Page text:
Stephen Sondheim
Composer and lyricist Stephen Sondheim attends the premiere of HBO's "Six By Sondheim" at the Museum of Modern Art on November 18, 2013 in New York.  Evan Agostini—Invision/AP

Disney Snips Into the Woods' Naughty Bits

Jun 18, 2014

Stephen Sondheim made waves in the theater world when he revealed in a recent profile that the film adaptation of one of his crowning achievements, Into the Woods, has cut out some significant pieces of the plot.

When the New Yorker trailed the composer and playwright to an event at Sardi’s in New York City, he unveiled less-than-ideal details about Disney’s upcoming version of the darkly comic musical about what befalls fairy-tale characters after the "happily ever after" ending, which features an all-star cast including Johnny Depp, Meryl Streep and Anna Kendrick.

In the sit-down talk with a group of high school drama teachers, Sondheim told the educators — who expressed concerns about having students perform some of the more racy scenes, including the Big Bad Wolf singing "Hello, Little Girl" to Little Red Riding Hood (lyrics include, "Think of that scrumptious carnality") — that Disney “had the same objections.”

Warning: Spoilers on an almost 30-year-old play, below.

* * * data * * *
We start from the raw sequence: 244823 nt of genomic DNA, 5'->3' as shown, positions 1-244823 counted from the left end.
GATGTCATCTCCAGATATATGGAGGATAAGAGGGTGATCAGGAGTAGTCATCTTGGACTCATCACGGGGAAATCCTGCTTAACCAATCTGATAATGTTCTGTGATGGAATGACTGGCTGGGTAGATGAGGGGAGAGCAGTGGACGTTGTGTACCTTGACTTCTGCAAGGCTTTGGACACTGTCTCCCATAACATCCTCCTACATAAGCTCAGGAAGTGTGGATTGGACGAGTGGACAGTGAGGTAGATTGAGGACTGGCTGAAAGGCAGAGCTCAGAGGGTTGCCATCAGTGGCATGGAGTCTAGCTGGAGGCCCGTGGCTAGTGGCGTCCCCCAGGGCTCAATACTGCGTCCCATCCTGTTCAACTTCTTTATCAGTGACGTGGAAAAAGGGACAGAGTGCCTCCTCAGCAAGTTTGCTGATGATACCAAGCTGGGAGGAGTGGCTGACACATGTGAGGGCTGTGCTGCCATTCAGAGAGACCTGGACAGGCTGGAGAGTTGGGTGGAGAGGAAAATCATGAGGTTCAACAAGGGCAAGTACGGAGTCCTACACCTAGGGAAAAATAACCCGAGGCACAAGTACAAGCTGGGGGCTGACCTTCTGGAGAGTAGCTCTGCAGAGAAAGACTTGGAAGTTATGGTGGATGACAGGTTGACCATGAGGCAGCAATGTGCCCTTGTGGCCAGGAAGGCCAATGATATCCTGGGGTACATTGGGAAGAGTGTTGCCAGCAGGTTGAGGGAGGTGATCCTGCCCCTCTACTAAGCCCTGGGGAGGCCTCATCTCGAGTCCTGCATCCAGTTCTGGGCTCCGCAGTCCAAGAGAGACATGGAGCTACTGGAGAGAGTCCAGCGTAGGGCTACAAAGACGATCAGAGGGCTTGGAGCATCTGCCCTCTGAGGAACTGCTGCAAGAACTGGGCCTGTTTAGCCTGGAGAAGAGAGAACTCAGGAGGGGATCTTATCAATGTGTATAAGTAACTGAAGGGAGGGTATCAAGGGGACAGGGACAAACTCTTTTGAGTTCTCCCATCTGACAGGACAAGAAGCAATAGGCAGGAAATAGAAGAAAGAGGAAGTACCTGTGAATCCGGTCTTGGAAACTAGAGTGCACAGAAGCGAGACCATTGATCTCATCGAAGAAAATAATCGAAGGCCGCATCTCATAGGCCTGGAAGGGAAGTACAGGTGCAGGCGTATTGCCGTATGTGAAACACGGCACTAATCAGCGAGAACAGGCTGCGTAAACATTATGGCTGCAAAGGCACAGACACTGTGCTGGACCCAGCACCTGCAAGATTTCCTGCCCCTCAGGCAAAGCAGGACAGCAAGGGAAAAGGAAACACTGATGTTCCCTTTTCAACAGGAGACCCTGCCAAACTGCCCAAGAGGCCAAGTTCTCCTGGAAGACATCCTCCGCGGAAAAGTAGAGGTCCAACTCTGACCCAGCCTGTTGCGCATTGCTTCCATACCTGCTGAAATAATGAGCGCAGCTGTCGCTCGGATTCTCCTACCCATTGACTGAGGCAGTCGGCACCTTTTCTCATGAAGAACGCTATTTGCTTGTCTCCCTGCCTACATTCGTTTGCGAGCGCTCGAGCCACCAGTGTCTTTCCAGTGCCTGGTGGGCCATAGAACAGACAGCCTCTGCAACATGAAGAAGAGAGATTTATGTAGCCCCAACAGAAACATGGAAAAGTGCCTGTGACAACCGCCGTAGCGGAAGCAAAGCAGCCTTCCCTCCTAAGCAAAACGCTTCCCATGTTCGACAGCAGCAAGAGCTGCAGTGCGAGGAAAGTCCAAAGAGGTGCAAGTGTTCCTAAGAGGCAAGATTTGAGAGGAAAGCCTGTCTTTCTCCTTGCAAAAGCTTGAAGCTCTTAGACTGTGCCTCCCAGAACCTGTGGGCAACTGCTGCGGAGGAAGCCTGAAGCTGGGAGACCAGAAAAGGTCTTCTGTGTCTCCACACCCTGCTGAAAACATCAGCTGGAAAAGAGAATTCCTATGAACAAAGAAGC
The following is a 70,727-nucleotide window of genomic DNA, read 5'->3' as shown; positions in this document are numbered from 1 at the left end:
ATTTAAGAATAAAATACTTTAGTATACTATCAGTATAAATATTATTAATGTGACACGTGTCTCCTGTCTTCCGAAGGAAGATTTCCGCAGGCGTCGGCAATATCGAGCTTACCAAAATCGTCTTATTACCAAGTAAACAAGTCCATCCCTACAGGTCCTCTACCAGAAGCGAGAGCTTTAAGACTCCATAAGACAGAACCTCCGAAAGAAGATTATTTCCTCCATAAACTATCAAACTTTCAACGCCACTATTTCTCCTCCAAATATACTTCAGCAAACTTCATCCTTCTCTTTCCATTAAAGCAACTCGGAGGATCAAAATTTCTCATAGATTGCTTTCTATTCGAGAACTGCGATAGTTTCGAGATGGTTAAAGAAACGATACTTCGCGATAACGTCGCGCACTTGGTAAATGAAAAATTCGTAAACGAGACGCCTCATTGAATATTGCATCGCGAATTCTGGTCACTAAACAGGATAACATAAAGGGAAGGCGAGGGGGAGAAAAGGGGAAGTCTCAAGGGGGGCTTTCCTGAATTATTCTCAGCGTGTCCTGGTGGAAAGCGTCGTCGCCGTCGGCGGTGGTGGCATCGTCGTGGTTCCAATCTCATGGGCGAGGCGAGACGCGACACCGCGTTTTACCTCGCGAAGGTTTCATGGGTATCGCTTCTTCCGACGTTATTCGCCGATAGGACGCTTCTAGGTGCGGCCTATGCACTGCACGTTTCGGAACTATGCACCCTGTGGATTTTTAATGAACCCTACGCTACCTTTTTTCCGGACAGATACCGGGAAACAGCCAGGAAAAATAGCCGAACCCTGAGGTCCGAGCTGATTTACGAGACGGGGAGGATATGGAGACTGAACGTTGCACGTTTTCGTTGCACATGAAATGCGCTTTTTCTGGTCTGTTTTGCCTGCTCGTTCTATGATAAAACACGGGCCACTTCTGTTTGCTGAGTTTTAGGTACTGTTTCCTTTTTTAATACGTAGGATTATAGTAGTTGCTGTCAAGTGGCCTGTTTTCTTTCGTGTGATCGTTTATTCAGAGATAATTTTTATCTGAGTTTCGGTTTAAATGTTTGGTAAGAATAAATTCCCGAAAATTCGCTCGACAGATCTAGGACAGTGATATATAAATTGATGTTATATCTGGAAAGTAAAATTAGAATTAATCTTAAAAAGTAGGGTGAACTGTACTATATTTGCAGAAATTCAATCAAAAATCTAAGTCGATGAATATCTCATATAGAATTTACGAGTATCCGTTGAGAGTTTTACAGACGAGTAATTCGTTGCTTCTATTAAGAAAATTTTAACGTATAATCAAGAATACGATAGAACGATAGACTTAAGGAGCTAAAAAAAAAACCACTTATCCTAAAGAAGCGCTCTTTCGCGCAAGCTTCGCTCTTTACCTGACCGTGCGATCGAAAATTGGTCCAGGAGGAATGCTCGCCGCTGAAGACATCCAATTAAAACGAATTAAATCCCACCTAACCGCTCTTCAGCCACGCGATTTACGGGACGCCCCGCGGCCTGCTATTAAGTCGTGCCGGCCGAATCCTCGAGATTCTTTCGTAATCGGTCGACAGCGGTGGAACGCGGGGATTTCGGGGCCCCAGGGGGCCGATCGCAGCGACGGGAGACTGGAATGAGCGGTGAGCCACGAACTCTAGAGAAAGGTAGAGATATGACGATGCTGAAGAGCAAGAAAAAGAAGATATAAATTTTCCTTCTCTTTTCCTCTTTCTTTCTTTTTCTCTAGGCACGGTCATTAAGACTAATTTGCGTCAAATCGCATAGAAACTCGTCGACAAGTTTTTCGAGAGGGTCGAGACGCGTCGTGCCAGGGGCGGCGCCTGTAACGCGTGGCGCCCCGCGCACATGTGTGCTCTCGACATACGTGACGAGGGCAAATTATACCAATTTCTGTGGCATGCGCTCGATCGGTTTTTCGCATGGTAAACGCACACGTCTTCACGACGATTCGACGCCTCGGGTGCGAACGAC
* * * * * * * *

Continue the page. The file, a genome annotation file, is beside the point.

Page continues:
The Disney film team has evidently chopped down a few knobby branches of Woods. In the version due out Dec. 25 on big screens, Rapunzel doesn't get killed and the fleeting affair between Cinderella’s Prince Charming and the Baker’s Wife is also out. And we can all forget about the aforementioned “Hello, Little Girl," which is also being nixed — particularly the Wolf’s predatory libido.

Though the Internet was outraged in the wake of this disclosure, in his conversation with the educators, according to Entertainment Weekly, Sondheim was a bit more accepting of Disney's heavy-handedness with his material.

“Censorship is part of our puritanical ethics, and it’s something that [students are] going to have to deal with,” said Sondheim. “There has to be a point at which you don’t compromise anymore, but that may mean that you won’t get anyone to sell your painting or perform your musical.”

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